Second, SOAs make IT more agile and more responsive to organization requirements. Since services represent high-level business logic, IT is encouraged to think in business terms. With SOA, IT systems begin to accurately reflect organizational goals and processes. SOAs also make IT highly tolerant of change because reconfiguring loosely coupled services is simple, fast and low cost. With an SOA, IT is able to react quickly to changing organizational demands, new requirements or new processes.

Dynamic Interoperability and the SOA Registry

We've touched on the concept of dynamic interoperability, and we've discussed how Web services are the building blocks for enabling an SOA. However, as Web services proliferate inside the enterprise, an immediate need arises for a means of discovering, reusing and effectively managing all these services. To be effective, an SOA needs an enterprise registry. Here are the four "abilities" an SOA registry provides:


A business cannot use what it doesn't see. IT cannot manage what it can't identify. Organizations grow organically. They unwittingly implement multiple systems that expose information that is redundant, conflicting or distributed across their organization. The seemingly simple task of gaining a unified view of an enterprise's assets is a significant challenge.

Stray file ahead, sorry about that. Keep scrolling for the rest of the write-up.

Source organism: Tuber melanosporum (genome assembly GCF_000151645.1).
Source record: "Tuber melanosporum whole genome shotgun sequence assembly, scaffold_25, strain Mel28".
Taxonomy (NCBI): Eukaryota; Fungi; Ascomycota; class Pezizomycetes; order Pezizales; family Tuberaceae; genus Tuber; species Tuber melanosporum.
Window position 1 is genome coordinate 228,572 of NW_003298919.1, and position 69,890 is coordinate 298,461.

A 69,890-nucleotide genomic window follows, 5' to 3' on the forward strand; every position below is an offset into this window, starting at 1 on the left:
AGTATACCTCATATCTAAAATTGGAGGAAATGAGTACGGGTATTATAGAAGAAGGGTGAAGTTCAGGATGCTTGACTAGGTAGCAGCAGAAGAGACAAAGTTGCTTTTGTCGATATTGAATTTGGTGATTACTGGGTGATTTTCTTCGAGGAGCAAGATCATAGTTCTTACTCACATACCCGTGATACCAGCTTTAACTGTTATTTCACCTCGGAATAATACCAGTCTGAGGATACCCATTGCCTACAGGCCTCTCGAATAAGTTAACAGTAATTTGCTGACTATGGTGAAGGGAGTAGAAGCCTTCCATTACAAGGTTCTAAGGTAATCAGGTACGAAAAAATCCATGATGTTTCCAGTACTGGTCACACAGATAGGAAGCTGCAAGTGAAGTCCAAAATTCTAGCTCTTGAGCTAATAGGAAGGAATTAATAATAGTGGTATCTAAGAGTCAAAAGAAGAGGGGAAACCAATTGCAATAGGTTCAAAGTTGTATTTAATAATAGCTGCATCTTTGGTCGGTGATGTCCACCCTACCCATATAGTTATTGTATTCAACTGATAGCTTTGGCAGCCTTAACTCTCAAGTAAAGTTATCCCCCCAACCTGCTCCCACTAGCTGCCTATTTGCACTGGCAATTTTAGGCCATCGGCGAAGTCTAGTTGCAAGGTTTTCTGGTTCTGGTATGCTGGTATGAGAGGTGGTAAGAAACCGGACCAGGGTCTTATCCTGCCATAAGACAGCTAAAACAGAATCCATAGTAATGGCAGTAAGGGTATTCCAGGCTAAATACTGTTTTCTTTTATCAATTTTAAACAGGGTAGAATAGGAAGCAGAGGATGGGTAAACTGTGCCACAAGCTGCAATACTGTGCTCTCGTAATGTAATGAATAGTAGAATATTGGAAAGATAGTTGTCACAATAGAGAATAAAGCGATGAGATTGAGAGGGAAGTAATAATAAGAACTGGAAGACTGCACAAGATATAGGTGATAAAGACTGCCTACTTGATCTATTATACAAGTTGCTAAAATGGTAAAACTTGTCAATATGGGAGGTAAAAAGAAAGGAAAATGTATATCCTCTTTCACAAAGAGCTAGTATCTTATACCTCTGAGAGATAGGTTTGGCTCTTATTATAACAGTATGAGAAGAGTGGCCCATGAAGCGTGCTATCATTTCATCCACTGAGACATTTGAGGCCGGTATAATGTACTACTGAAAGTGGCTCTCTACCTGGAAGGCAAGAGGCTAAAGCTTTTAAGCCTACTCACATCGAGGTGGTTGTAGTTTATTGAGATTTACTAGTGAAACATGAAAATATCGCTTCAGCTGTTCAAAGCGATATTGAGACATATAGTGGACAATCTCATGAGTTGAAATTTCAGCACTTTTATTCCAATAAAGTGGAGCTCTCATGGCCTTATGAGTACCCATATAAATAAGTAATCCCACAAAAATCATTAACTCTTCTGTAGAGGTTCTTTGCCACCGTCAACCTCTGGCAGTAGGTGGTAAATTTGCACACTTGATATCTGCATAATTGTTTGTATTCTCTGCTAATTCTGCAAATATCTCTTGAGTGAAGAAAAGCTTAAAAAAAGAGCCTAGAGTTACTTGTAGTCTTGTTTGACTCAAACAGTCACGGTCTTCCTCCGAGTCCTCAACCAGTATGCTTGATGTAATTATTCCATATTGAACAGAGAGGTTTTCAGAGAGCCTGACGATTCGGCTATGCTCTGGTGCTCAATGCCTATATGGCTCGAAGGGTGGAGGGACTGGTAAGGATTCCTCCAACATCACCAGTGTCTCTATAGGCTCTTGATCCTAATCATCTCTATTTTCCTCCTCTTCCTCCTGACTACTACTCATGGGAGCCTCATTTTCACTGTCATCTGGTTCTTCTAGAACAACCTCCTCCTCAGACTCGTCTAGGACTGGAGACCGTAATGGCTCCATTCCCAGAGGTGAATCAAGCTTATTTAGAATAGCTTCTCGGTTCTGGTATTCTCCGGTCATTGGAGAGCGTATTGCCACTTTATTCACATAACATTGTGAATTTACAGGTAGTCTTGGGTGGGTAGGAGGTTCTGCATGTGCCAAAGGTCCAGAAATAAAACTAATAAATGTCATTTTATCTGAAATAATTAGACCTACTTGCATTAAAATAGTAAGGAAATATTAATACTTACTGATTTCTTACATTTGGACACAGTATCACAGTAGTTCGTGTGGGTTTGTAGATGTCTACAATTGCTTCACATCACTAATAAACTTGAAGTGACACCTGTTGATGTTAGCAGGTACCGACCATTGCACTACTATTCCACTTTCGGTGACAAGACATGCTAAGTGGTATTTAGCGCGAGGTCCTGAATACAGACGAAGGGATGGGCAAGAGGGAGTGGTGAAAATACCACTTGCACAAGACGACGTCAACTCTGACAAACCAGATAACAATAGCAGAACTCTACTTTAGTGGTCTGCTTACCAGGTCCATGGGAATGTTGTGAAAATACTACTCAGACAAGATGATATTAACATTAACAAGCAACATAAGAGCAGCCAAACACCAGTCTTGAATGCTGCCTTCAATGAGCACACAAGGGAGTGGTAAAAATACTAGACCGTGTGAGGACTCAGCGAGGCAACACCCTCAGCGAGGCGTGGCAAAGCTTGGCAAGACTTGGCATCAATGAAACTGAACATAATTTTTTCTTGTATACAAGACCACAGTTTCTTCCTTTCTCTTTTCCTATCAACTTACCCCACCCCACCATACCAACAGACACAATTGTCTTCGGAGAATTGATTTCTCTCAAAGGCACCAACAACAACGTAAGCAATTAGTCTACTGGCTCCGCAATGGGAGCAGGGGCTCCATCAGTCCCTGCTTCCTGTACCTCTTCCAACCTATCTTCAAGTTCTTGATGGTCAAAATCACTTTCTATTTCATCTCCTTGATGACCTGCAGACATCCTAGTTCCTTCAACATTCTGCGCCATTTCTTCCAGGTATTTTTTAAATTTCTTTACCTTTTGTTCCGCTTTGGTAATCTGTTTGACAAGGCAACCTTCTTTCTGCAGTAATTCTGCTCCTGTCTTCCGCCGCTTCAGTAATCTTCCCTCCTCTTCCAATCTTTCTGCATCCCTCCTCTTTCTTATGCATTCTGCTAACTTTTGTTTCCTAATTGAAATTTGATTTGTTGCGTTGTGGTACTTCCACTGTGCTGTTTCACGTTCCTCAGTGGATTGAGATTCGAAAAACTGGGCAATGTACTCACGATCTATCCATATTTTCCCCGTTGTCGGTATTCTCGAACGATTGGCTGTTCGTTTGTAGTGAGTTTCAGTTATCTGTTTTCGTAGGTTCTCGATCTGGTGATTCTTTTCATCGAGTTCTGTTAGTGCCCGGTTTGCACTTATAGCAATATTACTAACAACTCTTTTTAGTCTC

Dynamic business services is about gaining visibility into the workings of the various systems and applications that you build and deploy. For the business analyst, it's about providing the visibility needed to determine what business services are available to automate processes; which services the organization can reuse to address a business need; and to assess the impact of changes in business requirements make on existing processes. For the technologist that deploys and manages these systems, it's about gaining visibility of the applications and business services he's managing or needs to. For the architect and the development team, it is about visibility of component that the organization as a whole has built.


The ROI for SOA is reuse. A registry promotes reuse and as a result avoids reinvention. It is the essential discovery tool that catalogs services so they can be invoked at design time or runtime. This accelerates development time and improves productivity, while reducing maintenance costs. It becomes possible to "wrap and reuse" applications and systems, rather than "rip and replace" them.


Dynamic business services adaptability is about taking the benefits of SOA and reusability to the next level by building and deploying business services using the well-known and evangelized service-oriented architectural principle of location and transport independence and declarative policy in order for a client to dynamically discover and negotiate the method to use to bind and the behavior to exhibit to interact with a business service. It is the role of IT to build and maintain the abstraction layer between business services and the underlying technology. It is the role of the architect to build clients that are resilient to infrastructure and organizational policy changes.